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The Stunning Marcus Lemurophoenix


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#41 apaandssa

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Posted 16 March 2012 - 04:15 AM

It's good to hear that the ebay price I paid -or my husband since it was a Christmas present-was a pretty good deal at $57 including shipping. Seemed like alot but I do really like this palm. Anyway, I've only had this palm since December 28,2011, but have been favorably impressed with its growth since then. It's been in my greenhouse in Virginia under less than ideal conditions and yet has fully opened a new leaf in that time. The first photo on the upper left was taken in January,2012 and the other 3 are from today. I hope it survives replanting in Puerto Rico in 3 weeks...It sounds like half shade would be best?

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#42 colin Peters

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Posted 16 March 2012 - 07:40 AM

I have a nice 2 ft one in a pot and are about ready to plant it out. Does anyone out there know if it wants full "honolulu" sun or part shade. Looks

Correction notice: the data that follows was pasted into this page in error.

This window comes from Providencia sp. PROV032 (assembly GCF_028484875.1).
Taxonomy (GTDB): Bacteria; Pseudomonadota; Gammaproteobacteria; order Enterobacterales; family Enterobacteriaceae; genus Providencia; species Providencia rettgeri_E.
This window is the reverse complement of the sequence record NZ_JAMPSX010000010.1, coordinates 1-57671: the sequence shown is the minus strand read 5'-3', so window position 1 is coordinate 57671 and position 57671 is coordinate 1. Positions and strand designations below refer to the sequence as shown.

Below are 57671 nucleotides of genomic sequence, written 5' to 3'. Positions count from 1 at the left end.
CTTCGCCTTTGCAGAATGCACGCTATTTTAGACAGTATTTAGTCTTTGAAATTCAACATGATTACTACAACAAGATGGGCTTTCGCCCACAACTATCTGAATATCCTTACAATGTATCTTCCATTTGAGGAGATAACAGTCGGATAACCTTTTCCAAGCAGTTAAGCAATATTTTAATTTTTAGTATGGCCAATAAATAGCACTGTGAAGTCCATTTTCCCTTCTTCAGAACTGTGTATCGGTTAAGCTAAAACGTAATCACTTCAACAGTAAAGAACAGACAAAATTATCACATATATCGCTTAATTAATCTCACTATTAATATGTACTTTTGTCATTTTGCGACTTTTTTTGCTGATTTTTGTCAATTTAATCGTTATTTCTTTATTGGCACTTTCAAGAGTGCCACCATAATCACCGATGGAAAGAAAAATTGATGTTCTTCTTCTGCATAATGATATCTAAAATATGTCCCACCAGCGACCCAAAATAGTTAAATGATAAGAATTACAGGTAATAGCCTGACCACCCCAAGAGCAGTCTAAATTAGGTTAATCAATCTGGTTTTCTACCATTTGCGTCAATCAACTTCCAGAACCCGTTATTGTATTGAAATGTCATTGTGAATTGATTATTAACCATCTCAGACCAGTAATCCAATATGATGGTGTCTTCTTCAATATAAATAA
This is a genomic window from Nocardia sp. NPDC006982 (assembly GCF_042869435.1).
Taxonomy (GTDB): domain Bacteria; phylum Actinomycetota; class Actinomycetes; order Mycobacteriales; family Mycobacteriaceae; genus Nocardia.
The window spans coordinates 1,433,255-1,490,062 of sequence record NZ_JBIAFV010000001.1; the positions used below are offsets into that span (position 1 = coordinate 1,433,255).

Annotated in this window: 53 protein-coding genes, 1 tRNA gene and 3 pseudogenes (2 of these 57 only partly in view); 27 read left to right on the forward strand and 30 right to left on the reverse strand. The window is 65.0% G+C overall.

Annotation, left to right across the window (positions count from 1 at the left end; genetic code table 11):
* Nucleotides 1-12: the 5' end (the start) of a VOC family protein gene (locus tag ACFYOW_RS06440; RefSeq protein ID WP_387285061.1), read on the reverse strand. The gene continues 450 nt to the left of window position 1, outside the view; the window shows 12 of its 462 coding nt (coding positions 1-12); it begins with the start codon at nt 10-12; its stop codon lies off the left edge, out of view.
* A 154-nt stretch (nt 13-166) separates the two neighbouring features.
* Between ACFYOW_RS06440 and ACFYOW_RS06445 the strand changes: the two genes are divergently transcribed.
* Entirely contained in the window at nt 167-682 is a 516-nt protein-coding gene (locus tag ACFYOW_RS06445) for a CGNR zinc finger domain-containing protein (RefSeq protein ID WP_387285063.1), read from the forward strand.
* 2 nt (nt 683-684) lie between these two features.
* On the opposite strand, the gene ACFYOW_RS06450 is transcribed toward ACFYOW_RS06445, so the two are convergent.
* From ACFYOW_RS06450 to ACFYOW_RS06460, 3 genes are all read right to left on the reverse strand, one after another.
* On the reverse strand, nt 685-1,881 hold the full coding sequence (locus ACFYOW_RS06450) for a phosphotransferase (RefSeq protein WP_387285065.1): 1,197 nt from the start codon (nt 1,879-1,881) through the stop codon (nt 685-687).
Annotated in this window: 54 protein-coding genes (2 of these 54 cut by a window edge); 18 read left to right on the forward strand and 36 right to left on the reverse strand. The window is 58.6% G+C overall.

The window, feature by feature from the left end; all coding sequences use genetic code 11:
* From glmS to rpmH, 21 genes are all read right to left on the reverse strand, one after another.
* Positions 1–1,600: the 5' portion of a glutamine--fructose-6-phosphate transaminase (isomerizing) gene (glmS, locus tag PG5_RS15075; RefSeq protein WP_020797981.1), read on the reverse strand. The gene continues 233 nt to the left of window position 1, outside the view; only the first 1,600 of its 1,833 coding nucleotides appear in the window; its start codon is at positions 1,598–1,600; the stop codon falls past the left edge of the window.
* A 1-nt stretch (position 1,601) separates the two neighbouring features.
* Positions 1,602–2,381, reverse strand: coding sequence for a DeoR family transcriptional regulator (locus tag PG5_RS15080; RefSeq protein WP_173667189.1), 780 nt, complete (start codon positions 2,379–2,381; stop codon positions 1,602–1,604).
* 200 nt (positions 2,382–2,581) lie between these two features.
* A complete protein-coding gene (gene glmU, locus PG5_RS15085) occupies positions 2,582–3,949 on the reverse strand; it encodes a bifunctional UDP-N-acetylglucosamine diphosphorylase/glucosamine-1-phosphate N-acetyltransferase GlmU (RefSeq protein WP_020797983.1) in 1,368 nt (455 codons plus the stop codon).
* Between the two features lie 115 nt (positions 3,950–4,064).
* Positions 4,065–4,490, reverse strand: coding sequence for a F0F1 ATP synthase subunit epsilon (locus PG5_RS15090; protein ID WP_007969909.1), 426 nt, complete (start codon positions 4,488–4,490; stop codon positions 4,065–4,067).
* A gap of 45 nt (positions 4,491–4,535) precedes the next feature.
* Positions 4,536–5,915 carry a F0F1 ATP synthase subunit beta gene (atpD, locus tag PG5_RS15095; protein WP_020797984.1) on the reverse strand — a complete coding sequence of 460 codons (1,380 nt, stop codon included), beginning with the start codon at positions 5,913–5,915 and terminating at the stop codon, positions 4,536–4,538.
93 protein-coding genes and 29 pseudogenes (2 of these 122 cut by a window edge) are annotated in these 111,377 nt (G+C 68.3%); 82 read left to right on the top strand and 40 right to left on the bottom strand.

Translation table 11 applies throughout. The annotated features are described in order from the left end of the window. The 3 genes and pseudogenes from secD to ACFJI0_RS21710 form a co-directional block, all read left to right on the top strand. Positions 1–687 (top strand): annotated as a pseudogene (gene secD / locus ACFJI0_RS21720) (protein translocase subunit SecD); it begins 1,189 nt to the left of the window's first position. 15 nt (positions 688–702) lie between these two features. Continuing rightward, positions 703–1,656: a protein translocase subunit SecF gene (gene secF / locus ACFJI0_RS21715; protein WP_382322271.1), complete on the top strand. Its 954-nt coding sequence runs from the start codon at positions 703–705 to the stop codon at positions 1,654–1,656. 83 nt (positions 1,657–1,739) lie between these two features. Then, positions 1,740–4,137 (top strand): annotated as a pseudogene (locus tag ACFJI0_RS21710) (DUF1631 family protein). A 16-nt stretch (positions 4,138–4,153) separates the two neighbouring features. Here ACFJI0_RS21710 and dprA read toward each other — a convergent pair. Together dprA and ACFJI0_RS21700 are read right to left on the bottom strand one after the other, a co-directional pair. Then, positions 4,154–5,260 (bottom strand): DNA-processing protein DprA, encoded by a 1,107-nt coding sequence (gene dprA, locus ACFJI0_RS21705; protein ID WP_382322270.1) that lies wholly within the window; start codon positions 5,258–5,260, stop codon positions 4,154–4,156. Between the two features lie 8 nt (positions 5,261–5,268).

like Jeff's is in mostly sun, but then his sun is much less than our side of Oahu. I do have a half sun area with much looser soil, that is derived from
ten years of mulch and compost. Or a mostly sunny, during the hot hours of the day, and pretty heavy black clay area. Any suggestions would be greatly
appreciated.
aloha
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#43 bgl

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Posted 16 March 2012 - 08:39 AM

Cindy and Colin,

Based on my own experience they don't like "full sun" when they are small (1-2 ft tall), and I lost a few in the early stages and probably for that reason. Once they get up to 3 ft (1 m.) or so, they don't seem to have the same problem. Jeff's is definitely in sun, but then again they can easily handle it when they get larger. I don't know what size it was when Jeff planted it, but I am guessing it was not a tiny palm.